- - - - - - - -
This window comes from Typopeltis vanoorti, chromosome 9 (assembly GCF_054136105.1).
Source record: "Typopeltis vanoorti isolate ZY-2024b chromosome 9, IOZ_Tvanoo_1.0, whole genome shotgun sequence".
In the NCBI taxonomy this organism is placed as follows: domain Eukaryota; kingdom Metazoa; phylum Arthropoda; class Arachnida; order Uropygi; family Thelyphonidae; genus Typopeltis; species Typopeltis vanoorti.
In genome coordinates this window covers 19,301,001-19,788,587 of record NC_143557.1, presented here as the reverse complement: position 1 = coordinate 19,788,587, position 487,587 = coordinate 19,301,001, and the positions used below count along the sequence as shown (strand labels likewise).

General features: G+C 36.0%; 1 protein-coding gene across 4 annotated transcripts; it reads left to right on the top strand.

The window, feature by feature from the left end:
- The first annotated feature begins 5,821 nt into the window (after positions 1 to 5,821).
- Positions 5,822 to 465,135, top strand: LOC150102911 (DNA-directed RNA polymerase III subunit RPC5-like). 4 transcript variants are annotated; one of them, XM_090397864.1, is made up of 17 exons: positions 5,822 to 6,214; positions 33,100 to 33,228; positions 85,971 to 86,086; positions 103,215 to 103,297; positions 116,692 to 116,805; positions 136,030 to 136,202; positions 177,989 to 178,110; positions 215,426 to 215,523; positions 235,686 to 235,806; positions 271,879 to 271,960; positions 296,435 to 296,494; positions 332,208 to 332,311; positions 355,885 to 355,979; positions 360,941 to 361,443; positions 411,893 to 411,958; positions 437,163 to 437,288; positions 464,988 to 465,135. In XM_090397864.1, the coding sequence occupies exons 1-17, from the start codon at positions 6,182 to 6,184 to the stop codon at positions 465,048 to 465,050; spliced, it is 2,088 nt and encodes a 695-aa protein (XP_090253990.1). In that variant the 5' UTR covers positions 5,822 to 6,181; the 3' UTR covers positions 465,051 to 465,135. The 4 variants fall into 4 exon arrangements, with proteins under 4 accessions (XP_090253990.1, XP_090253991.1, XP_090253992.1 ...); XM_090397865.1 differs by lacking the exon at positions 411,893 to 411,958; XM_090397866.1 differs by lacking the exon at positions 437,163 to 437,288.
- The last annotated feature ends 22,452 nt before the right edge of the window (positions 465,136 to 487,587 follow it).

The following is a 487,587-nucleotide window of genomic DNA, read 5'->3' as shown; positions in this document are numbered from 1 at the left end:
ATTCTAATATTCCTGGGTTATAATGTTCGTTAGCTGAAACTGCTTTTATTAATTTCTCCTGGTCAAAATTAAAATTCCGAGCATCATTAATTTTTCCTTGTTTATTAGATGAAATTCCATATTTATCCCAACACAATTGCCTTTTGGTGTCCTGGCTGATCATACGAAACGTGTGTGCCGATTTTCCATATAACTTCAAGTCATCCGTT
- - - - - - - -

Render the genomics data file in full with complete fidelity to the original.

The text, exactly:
This window comes from Typopeltis vanoorti, chromosome 9 (assembly GCF_054136105.1).
Source record: "Typopeltis vanoorti isolate ZY-2024b chromosome 9, IOZ_Tvanoo_1.0, whole genome shotgun sequence".
In the NCBI taxonomy this organism is placed as follows: domain Eukaryota; kingdom Metazoa; phylum Arthropoda; class Arachnida; order Uropygi; family Thelyphonidae; genus Typopeltis; species Typopeltis vanoorti.
In genome coordinates this window covers 19,301,001-19,788,587 of record NC_143557.1, presented here as the reverse complement: position 1 = coordinate 19,788,587, position 487,587 = coordinate 19,301,001, and the positions used below count along the sequence as shown (strand labels likewise).

General features: G+C 36.0%; 1 protein-coding gene across 4 annotated transcripts; it reads left to right on the top strand.

The window, feature by feature from the left end:
- The first annotated feature begins 5,821 nt into the window (after positions 1 to 5,821).
- Positions 5,822 to 465,135, top strand: LOC150102911 (DNA-directed RNA polymerase III subunit RPC5-like). 4 transcript variants are annotated; one of them, XM_090397864.1, is made up of 17 exons: positions 5,822 to 6,214; positions 33,100 to 33,228; positions 85,971 to 86,086; positions 103,215 to 103,297; positions 116,692 to 116,805; positions 136,030 to 136,202; positions 177,989 to 178,110; positions 215,426 to 215,523; positions 235,686 to 235,806; positions 271,879 to 271,960; positions 296,435 to 296,494; positions 332,208 to 332,311; positions 355,885 to 355,979; positions 360,941 to 361,443; positions 411,893 to 411,958; positions 437,163 to 437,288; positions 464,988 to 465,135. In XM_090397864.1, the coding sequence occupies exons 1-17, from the start codon at positions 6,182 to 6,184 to the stop codon at positions 465,048 to 465,050; spliced, it is 2,088 nt and encodes a 695-aa protein (XP_090253990.1). In that variant the 5' UTR covers positions 5,822 to 6,181; the 3' UTR covers positions 465,051 to 465,135. The 4 variants fall into 4 exon arrangements, with proteins under 4 accessions (XP_090253990.1, XP_090253991.1, XP_090253992.1 ...); XM_090397865.1 differs by lacking the exon at positions 411,893 to 411,958; XM_090397866.1 differs by lacking the exon at positions 437,163 to 437,288.
- The last annotated feature ends 22,452 nt before the right edge of the window (positions 465,136 to 487,587 follow it).

The following is a 487,587-nucleotide window of genomic DNA, read 5'->3' as shown; positions in this document are numbered from 1 at the left end:
ATTCTAATATTCCTGGGTTATAATGTTCGTTAGCTGAAACTGCTTTTATTAATTTCTCCTGGTCAAAATTAAAATTCCGAGCATCATTAATTTTTCCTTGTTTATTAGATGAAATTCCATATTTATCCCAACACAATTGCCTTTTGGTGTCCTGGCTGATCATACGAAACGTGTGTGCCGATTTTCCATATAACTTCAAGTCATCCGTT